“Trespassing the border between good and evil, this remarkable and unsettling work updates the traditional folktale and suggests that the hierarchies and distinctions that uphold societal organization are simply a response to the voracious, and amoral, demands of our so-called animal nature. While the lessons of A World of Glass are patently unclear, the installation invites us into an alternate world in which can confront aspects of our own desires and demons.”

Sources:

Flowers & Mushrooms. Ed. Toni Stooss. Hirmer Publishers, 2014.

Eleanor Heartney, Helaine Posner, Nancy Princenthal, and Sue Scott. The Reckoning: Women Artists of the New Millennium. Prestel, 2013.

Anna Stothart. Nathalie Djurberg and Hans Berg: A World of Glass. Exhibition Booklet. Institute of Contemporary Art, Boston, 2014.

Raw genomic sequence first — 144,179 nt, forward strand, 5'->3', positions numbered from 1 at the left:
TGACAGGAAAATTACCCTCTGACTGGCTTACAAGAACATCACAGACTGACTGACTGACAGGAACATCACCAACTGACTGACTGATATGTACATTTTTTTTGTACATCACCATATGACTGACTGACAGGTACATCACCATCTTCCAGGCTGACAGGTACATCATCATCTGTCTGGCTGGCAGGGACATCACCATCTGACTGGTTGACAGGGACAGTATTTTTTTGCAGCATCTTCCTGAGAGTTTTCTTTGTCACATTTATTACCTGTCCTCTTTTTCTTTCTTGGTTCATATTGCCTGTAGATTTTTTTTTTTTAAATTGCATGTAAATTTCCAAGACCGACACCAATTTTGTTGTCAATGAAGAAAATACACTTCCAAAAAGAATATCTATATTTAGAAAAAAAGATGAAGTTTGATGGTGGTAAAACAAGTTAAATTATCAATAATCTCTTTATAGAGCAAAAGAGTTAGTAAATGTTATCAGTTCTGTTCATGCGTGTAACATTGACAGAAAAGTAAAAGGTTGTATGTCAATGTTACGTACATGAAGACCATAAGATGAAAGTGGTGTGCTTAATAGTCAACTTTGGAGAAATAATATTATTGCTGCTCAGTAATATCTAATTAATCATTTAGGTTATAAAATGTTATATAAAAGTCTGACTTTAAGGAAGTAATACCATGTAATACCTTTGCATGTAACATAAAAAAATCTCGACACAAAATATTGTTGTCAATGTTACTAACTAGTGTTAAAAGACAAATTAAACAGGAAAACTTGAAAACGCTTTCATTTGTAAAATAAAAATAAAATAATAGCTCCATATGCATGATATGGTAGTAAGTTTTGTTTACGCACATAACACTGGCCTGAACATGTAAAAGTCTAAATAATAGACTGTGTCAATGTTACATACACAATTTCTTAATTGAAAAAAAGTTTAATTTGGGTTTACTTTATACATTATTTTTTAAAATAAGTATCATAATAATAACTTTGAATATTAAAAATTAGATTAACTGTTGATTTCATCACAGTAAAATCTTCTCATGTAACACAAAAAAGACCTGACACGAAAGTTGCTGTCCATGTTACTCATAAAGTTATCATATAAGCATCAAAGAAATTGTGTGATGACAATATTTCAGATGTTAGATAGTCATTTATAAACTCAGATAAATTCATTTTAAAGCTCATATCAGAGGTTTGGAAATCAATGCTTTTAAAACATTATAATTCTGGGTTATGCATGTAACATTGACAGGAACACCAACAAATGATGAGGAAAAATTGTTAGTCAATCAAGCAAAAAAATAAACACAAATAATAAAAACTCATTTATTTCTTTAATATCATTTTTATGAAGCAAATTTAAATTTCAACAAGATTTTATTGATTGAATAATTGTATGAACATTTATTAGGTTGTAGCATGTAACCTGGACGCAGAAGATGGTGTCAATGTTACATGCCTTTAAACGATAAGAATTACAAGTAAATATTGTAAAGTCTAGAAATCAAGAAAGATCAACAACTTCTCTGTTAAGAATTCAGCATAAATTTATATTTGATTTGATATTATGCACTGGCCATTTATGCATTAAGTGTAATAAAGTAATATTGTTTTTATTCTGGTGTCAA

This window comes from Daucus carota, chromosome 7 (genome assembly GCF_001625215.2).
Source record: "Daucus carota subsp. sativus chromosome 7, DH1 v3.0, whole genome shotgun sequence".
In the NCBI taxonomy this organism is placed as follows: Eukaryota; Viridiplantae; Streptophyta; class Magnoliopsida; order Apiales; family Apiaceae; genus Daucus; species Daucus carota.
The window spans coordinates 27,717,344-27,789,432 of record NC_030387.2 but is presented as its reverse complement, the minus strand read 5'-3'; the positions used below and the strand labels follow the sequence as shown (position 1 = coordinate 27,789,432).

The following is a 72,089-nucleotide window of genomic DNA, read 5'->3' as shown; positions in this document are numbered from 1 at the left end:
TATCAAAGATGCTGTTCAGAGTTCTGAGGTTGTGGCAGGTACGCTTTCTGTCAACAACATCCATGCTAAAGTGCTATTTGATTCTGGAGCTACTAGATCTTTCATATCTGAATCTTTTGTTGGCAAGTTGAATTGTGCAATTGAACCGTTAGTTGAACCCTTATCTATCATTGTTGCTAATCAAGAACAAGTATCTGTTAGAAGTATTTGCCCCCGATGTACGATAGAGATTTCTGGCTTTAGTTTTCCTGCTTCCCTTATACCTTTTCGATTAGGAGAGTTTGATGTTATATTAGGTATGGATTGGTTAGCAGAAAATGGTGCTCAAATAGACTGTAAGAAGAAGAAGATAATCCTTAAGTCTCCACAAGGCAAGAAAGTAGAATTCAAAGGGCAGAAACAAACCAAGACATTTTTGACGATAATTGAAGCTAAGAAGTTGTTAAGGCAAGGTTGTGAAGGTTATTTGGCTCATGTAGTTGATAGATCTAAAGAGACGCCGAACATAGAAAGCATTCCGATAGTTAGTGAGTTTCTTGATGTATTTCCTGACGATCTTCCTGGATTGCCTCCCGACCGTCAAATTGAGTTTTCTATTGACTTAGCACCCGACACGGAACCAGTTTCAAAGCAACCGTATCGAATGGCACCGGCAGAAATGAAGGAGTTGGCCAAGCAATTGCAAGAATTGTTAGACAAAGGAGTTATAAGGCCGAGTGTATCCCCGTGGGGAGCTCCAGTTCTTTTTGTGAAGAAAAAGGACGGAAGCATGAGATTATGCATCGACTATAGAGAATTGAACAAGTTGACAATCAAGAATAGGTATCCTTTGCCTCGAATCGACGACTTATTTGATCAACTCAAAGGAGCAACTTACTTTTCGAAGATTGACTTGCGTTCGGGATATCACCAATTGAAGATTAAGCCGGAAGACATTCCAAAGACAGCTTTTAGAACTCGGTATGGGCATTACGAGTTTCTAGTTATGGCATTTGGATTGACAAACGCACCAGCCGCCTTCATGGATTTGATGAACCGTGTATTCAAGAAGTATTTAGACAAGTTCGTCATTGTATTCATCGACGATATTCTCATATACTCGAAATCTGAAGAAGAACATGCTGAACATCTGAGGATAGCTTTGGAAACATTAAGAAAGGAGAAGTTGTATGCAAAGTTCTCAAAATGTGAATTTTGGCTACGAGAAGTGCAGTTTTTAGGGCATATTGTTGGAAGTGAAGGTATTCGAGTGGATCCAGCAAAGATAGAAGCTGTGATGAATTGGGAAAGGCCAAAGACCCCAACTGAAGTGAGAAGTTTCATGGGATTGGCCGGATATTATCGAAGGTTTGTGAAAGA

Exhibitions: Brenda Atwood Pinardi at UFORGE Gallery

atwoodpinardi-zonesandbarriers2Brenda Atwood Pinardi: Man with Fishlight, 1983. All photos by the author.

When I first stepped into the house in Hyde Park where Brenda Atwood Pinardi had lived the majority of her life, I was overwhelmed. Every glance revealed new impressions, of her as an artist, of her life with her husband (fellow artist and teacher Enrico Pinardi), of her interests and passions, of her tendencies as a collector, of the relationships she formed with students and colleagues. The house holds evidence of a rich and creative life, with knick-knacks and gifts and artworks and books accumulated over the course of several decades. There are shelves of vintage dolls, floor-to-ceiling framed drawings and prints, small sculptural works dotting every flat surface, and marvelously pink bathroom decor. It is exactly the type of house- complete with a separate backyard studio space- that I could imagine the artist residing in, having seen her work.